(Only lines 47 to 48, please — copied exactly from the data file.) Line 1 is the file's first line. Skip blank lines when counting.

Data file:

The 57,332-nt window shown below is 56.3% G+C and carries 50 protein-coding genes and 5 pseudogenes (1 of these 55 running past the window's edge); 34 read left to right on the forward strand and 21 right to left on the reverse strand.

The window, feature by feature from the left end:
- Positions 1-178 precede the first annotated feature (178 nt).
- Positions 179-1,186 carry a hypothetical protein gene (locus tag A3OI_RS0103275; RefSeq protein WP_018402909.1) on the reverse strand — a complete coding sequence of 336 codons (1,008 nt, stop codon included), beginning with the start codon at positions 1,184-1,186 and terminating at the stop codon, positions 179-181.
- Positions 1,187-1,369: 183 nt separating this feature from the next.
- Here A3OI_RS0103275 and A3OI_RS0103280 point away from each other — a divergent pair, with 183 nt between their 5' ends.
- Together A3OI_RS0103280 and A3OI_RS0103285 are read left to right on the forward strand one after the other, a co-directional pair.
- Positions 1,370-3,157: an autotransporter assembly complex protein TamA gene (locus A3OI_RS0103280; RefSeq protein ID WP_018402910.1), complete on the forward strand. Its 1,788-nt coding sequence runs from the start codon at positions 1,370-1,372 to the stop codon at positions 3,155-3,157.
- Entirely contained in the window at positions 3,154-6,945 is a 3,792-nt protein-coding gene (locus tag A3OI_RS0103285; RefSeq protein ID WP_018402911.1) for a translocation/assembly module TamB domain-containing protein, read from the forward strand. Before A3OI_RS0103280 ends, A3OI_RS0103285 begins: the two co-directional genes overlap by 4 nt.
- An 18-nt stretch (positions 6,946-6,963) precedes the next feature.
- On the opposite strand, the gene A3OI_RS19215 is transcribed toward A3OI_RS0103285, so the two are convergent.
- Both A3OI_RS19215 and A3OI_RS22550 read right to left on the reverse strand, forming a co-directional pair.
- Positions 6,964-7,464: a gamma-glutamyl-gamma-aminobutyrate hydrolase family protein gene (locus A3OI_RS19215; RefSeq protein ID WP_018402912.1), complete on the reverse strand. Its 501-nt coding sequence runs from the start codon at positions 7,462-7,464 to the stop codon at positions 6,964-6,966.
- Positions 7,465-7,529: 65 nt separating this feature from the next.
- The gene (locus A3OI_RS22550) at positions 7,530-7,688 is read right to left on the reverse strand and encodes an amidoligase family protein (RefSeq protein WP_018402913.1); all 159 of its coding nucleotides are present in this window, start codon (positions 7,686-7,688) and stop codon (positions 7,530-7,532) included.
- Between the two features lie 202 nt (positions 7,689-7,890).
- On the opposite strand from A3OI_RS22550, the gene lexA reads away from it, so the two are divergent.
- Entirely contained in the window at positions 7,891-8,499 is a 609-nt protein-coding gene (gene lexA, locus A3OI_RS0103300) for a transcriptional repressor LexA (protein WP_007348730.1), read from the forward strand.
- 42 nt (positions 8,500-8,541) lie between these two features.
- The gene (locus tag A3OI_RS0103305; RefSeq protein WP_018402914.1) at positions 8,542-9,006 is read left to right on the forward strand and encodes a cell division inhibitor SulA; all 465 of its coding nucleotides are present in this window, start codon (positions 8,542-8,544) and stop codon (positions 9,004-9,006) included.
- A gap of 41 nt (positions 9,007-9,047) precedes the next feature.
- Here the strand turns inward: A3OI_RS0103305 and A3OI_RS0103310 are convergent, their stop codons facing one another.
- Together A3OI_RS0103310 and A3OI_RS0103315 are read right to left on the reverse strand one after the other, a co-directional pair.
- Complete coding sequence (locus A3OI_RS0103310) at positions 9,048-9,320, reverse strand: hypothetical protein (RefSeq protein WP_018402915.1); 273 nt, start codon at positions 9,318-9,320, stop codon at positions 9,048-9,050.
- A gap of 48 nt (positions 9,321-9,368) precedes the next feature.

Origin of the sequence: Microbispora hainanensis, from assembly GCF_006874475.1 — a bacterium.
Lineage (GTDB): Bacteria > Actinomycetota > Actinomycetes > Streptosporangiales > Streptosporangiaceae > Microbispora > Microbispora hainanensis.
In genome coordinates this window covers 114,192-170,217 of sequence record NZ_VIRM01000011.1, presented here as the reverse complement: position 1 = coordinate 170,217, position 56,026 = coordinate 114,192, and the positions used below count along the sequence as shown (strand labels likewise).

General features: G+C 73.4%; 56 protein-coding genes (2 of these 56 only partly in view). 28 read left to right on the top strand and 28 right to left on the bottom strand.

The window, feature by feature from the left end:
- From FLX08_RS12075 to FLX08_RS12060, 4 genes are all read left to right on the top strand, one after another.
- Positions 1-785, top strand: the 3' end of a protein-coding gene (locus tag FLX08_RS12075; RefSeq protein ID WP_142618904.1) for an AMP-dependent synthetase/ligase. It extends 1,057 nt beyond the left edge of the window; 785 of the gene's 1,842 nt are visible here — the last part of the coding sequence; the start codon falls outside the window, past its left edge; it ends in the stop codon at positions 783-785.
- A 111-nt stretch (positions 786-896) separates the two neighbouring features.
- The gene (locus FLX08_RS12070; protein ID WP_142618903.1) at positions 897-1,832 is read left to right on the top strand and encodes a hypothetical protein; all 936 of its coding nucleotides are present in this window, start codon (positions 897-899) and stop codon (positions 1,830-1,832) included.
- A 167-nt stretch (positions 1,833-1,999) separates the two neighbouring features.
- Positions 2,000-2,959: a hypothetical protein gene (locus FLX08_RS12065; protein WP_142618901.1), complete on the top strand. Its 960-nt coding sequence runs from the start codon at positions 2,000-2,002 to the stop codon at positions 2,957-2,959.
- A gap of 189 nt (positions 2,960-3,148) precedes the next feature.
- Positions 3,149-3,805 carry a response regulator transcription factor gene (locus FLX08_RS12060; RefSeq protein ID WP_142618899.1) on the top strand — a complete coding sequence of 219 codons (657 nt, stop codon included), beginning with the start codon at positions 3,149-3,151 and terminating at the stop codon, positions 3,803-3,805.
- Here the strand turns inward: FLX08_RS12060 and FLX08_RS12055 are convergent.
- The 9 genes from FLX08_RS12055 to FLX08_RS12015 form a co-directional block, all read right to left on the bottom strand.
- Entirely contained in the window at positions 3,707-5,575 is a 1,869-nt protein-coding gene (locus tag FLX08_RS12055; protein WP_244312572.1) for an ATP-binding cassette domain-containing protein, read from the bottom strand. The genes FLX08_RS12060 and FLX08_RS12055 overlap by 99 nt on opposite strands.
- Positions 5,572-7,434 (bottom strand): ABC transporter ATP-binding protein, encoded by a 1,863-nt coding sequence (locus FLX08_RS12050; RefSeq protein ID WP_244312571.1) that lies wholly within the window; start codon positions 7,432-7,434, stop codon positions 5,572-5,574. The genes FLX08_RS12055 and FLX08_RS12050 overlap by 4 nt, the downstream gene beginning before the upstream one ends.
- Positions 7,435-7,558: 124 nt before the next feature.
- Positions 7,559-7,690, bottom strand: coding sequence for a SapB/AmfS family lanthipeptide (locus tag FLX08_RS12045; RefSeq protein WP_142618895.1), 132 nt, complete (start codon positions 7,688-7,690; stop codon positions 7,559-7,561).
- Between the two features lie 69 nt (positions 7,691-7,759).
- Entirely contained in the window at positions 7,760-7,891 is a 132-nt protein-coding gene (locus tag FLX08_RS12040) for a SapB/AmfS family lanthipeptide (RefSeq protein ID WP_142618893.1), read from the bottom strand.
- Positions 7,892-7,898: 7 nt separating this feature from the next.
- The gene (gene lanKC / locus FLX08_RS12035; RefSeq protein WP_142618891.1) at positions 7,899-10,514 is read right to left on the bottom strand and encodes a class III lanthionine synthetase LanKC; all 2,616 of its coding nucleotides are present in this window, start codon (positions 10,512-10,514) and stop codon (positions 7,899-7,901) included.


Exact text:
- Positions 7,892-7,898: 7 nt separating this feature from the next.
- The gene (gene lanKC / locus FLX08_RS12035; RefSeq protein WP_142618891.1) at positions 7,899-10,514 is read right to left on the bottom strand and encodes a class III lanthionine synthetase LanKC; all 2,616 of its coding nucleotides are present in this window, start codon (positions 10,512-10,514) and stop codon (positions 7,899-7,901) included.